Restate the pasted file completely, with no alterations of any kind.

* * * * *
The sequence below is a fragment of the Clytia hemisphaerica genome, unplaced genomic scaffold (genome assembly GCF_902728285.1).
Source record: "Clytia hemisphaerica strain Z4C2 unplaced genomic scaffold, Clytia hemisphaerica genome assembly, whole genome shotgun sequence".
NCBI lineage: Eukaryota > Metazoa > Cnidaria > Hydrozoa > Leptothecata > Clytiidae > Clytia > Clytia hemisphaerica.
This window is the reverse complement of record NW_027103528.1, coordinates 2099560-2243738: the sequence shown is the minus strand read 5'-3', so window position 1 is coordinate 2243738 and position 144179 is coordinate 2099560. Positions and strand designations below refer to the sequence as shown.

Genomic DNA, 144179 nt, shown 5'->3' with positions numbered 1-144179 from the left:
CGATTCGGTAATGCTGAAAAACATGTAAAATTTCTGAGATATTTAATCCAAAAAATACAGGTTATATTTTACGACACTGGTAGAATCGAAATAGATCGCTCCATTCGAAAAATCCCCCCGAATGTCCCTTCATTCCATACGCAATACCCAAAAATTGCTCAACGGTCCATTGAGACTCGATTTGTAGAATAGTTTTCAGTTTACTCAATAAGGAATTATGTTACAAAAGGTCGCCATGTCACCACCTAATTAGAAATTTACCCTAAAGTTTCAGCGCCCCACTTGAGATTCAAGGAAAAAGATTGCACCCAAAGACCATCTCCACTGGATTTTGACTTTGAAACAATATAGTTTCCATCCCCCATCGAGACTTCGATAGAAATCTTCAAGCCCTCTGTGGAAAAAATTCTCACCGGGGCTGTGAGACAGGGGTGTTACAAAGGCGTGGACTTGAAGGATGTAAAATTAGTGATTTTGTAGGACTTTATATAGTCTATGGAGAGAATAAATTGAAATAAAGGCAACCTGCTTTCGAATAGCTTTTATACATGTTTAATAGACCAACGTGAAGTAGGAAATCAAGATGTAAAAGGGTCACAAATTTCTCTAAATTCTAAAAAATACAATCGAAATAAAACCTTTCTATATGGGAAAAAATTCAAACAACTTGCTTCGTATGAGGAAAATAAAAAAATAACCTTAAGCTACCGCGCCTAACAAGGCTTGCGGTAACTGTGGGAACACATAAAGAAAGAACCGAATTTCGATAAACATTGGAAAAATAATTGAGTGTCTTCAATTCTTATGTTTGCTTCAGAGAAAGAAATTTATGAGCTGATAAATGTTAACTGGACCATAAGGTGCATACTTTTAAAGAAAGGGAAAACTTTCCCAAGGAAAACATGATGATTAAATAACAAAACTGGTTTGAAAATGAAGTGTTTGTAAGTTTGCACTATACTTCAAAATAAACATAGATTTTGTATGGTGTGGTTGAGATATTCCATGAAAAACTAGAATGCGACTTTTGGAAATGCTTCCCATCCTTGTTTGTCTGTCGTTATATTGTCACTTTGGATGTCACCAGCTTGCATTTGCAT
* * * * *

The sequence below is a fragment of the Clytia hemisphaerica genome, unplaced genomic scaffold (genome assembly GCF_902728285.1).
Source record: "Clytia hemisphaerica strain Z4C2 unplaced genomic scaffold, Clytia hemisphaerica genome assembly, whole genome shotgun sequence".
NCBI lineage: Eukaryota > Metazoa > Cnidaria > Hydrozoa > Leptothecata > Clytiidae > Clytia > Clytia hemisphaerica.
This window is the reverse complement of record NW_027103528.1, coordinates 2099560-2243738: the sequence shown is the minus strand read 5'-3', so window position 1 is coordinate 2243738 and position 144179 is coordinate 2099560. Positions and strand designations below refer to the sequence as shown.

Genomic DNA, 144179 nt, shown 5'->3' with positions numbered 1-144179 from the left:
CGATTCGGTAATGCTGAAAAACATGTAAAATTTCTGAGATATTTAATCCAAAAAATACAGGTTATATTTTACGACACTGGTAGAATCGAAATAGATCGCTCCATTCGAAAAATCCCCCCGAATGTCCCTTCATTCCATACGCAATACCCAAAAATTGCTCAACGGTCCATTGAGACTCGATTTGTAGAATAGTTTTCAGTTTACTCAATAAGGAATTATGTTACAAAAGGTCGCCATGTCACCACCTAATTAGAAATTTACCCTAAAGTTTCAGCGCCCCACTTGAGATTCAAGGAAAAAGATTGCACCCAAAGACCATCTCCACTGGATTTTGACTTTGAAACAATATAGTTTCCATCCCCCATCGAGACTTCGATAGAAATCTTCAAGCCCTCTGTGGAAAAAATTCTCACCGGGGCTGTGAGACAGGGGTGTTACAAAGGCGTGGACTTGAAGGATGTAAAATTAGTGATTTTGTAGGACTTTATATAGTCTATGGAGAGAATAAATTGAAATAAAGGCAACCTGCTTTCGAATAGCTTTTATACATGTTTAATAGACCAACGTGAAGTAGGAAATCAAGATGTAAAAGGGTCACAAATTTCTCTAAATTCTAAAAAATACAATCGAAATAAAACCTTTCTATATGGGAAAAAATTCAAACAACTTGCTTCGTATGAGGAAAATAAAAAAATAACCTTAAGCTACCGCGCCTAACAAGGCTTGCGGTAACTGTGGGAACACATAAAGAAAGAACCGAATTTCGATAAACATTGGAAAAATAATTGAGTGTCTTCAATTCTTATGTTTGCTTCAGAGAAAGAAATTTATGAGCTGATAAATGTTAACTGGACCATAAGGTGCATACTTTTAAAGAAAGGGAAAACTTTCCCAAGGAAAACATGATGATTAAATAACAAAACTGGTTTGAAAATGAAGTGTTTGTAAGTTTGCACTATACTTCAAAATAAACATAGATTTTGTATGGTGTGGTTGAGATATTCCATGAAAAACTAGAATGCGACTTTTGGAAATGCTTCCCATCCTTGTTTGTCTGTCGTTATATTGTCACTTTGGATGTCACCAGCTTGCATTTGCAT